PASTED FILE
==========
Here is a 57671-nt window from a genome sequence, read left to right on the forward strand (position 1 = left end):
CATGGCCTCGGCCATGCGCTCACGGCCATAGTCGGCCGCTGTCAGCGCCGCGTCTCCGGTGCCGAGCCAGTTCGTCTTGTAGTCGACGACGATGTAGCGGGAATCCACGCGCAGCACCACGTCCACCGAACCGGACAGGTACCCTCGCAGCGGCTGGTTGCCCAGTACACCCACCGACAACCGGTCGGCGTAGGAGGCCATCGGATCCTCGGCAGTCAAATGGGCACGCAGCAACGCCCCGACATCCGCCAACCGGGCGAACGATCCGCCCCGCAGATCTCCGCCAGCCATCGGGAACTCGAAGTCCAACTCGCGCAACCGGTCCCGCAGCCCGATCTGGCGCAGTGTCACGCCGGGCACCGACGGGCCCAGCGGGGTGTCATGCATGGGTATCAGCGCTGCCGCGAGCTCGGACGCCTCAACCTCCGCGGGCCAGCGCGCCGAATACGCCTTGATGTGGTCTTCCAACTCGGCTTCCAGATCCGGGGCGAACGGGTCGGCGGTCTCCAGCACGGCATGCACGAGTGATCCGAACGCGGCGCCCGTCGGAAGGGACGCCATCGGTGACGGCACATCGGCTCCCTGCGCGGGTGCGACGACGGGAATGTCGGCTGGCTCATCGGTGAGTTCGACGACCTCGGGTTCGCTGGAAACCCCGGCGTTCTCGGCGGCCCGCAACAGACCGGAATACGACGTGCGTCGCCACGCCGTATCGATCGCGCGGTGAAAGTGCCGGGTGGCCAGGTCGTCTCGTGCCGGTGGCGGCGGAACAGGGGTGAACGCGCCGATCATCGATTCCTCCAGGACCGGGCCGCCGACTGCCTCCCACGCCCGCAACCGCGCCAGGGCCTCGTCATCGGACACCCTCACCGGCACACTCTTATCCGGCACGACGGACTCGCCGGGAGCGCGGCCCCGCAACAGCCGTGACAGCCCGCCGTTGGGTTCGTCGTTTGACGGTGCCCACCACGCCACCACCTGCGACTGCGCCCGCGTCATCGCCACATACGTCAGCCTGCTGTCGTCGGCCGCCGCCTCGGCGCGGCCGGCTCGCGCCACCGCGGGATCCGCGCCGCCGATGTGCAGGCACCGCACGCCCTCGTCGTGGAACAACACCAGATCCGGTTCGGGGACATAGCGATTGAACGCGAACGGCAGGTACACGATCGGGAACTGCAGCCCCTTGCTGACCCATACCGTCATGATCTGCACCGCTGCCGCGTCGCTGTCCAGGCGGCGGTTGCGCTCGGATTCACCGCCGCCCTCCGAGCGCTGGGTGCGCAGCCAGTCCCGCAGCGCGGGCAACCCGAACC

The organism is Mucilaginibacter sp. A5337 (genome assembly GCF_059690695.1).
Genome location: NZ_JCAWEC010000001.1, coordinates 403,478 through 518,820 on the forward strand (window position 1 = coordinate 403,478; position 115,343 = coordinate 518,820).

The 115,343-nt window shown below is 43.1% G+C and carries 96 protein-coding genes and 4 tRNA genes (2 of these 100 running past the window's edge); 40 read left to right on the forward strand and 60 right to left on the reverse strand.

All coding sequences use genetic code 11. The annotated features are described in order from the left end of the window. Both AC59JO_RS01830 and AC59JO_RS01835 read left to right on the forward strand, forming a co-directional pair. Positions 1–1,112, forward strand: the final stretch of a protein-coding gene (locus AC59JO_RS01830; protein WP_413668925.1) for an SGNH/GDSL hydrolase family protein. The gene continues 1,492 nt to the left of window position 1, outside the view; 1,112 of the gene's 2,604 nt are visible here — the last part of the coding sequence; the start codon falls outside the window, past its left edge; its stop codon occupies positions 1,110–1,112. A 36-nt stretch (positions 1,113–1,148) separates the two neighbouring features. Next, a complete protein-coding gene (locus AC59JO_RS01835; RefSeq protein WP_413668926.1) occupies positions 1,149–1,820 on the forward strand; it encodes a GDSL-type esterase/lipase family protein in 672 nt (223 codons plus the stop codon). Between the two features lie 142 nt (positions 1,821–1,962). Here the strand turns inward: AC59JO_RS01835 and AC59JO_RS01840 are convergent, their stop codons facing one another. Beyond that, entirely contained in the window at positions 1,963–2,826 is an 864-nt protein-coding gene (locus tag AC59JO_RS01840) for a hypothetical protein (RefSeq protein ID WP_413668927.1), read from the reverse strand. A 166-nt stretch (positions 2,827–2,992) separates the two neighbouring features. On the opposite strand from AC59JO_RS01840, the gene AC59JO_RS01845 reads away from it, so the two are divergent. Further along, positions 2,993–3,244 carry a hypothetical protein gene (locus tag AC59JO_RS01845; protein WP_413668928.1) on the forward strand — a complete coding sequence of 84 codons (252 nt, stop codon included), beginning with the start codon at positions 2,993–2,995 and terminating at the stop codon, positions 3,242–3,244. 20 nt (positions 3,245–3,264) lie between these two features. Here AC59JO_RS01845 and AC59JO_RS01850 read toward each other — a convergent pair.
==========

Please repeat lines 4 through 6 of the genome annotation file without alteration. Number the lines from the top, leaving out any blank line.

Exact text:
Genome location: NZ_JCAWEC010000001.1, coordinates 403,478 through 518,820 on the forward strand (window position 1 = coordinate 403,478; position 115,343 = coordinate 518,820).

The 115,343-nt window shown below is 43.1% G+C and carries 96 protein-coding genes and 4 tRNA genes (2 of these 100 running past the window's edge); 40 read left to right on the forward strand and 60 right to left on the reverse strand.

All coding sequences use genetic code 11. The annotated features are described in order from the left end of the window. Both AC59JO_RS01830 and AC59JO_RS01835 read left to right on the forward strand, forming a co-directional pair. Positions 1–1,112, forward strand: the final stretch of a protein-coding gene (locus AC59JO_RS01830; protein WP_413668925.1) for an SGNH/GDSL hydrolase family protein. The gene continues 1,492 nt to the left of window position 1, outside the view; 1,112 of the gene's 2,604 nt are visible here — the last part of the coding sequence; the start codon falls outside the window, past its left edge; its stop codon occupies positions 1,110–1,112. A 36-nt stretch (positions 1,113–1,148) separates the two neighbouring features. Next, a complete protein-coding gene (locus AC59JO_RS01835; RefSeq protein WP_413668926.1) occupies positions 1,149–1,820 on the forward strand; it encodes a GDSL-type esterase/lipase family protein in 672 nt (223 codons plus the stop codon). Between the two features lie 142 nt (positions 1,821–1,962). Here the strand turns inward: AC59JO_RS01835 and AC59JO_RS01840 are convergent, their stop codons facing one another. Beyond that, entirely contained in the window at positions 1,963–2,826 is an 864-nt protein-coding gene (locus tag AC59JO_RS01840) for a hypothetical protein (RefSeq protein ID WP_413668927.1), read from the reverse strand. A 166-nt stretch (positions 2,827–2,992) separates the two neighbouring features. On the opposite strand from AC59JO_RS01840, the gene AC59JO_RS01845 reads away from it, so the two are divergent. Further along, positions 2,993–3,244 carry a hypothetical protein gene (locus tag AC59JO_RS01845; protein WP_413668928.1) on the forward strand — a complete coding sequence of 84 codons (252 nt, stop codon included), beginning with the start codon at positions 2,993–2,995 and terminating at the stop codon, positions 3,242–3,244. 20 nt (positions 3,245–3,264) lie between these two features. Here AC59JO_RS01845 and AC59JO_RS01850 read toward each other — a convergent pair.